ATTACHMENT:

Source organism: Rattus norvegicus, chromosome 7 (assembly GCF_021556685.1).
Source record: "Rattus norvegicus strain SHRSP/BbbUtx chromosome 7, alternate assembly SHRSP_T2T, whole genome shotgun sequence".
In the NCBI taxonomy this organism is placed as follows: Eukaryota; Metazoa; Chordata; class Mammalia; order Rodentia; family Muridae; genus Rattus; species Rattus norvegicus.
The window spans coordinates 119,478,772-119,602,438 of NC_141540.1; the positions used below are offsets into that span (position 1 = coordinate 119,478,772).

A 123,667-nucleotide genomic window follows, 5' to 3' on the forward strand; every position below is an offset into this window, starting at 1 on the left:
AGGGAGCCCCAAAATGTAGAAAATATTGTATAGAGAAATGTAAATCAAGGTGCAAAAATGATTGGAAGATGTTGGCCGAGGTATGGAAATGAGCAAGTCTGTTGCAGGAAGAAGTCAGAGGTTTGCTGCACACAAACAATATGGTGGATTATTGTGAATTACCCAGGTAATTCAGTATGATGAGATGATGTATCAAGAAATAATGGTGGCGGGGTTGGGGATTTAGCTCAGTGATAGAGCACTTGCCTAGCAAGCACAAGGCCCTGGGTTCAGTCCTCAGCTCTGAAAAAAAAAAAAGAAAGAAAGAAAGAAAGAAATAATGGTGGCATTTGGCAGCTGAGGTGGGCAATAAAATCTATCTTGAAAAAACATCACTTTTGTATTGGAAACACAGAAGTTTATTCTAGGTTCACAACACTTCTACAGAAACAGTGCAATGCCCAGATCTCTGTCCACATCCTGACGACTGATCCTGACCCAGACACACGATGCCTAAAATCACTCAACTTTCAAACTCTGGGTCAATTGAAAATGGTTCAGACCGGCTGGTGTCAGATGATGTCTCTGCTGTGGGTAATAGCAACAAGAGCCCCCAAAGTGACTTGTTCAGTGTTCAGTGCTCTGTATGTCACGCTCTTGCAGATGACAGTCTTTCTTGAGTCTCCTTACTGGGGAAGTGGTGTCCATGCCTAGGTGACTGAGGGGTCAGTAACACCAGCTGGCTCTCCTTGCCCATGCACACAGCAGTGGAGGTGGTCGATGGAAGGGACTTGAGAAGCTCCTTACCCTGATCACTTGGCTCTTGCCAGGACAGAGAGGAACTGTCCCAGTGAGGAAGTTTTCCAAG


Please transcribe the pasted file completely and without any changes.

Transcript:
Source organism: Rattus norvegicus, chromosome 7 (assembly GCF_021556685.1).
Source record: "Rattus norvegicus strain SHRSP/BbbUtx chromosome 7, alternate assembly SHRSP_T2T, whole genome shotgun sequence".
In the NCBI taxonomy this organism is placed as follows: Eukaryota; Metazoa; Chordata; class Mammalia; order Rodentia; family Muridae; genus Rattus; species Rattus norvegicus.
The window spans coordinates 119,478,772-119,602,438 of NC_141540.1; the positions used below are offsets into that span (position 1 = coordinate 119,478,772).

A 123,667-nucleotide genomic window follows, 5' to 3' on the forward strand; every position below is an offset into this window, starting at 1 on the left:
AGGGAGCCCCAAAATGTAGAAAATATTGTATAGAGAAATGTAAATCAAGGTGCAAAAATGATTGGAAGATGTTGGCCGAGGTATGGAAATGAGCAAGTCTGTTGCAGGAAGAAGTCAGAGGTTTGCTGCACACAAACAATATGGTGGATTATTGTGAATTACCCAGGTAATTCAGTATGATGAGATGATGTATCAAGAAATAATGGTGGCGGGGTTGGGGATTTAGCTCAGTGATAGAGCACTTGCCTAGCAAGCACAAGGCCCTGGGTTCAGTCCTCAGCTCTGAAAAAAAAAAAAGAAAGAAAGAAAGAAAGAAATAATGGTGGCATTTGGCAGCTGAGGTGGGCAATAAAATCTATCTTGAAAAAACATCACTTTTGTATTGGAAACACAGAAGTTTATTCTAGGTTCACAACACTTCTACAGAAACAGTGCAATGCCCAGATCTCTGTCCACATCCTGACGACTGATCCTGACCCAGACACACGATGCCTAAAATCACTCAACTTTCAAACTCTGGGTCAATTGAAAATGGTTCAGACCGGCTGGTGTCAGATGATGTCTCTGCTGTGGGTAATAGCAACAAGAGCCCCCAAAGTGACTTGTTCAGTGTTCAGTGCTCTGTATGTCACGCTCTTGCAGATGACAGTCTTTCTTGAGTCTCCTTACTGGGGAAGTGGTGTCCATGCCTAGGTGACTGAGGGGTCAGTAACACCAGCTGGCTCTCCTTGCCCATGCACACAGCAGTGGAGGTGGTCGATGGAAGGGACTTGAGAAGCTCCTTACCCTGATCACTTGGCTCTTGCCAGGACAGAGAGGAACTGTCCCAGTGAGGAAGTTTTCCAAG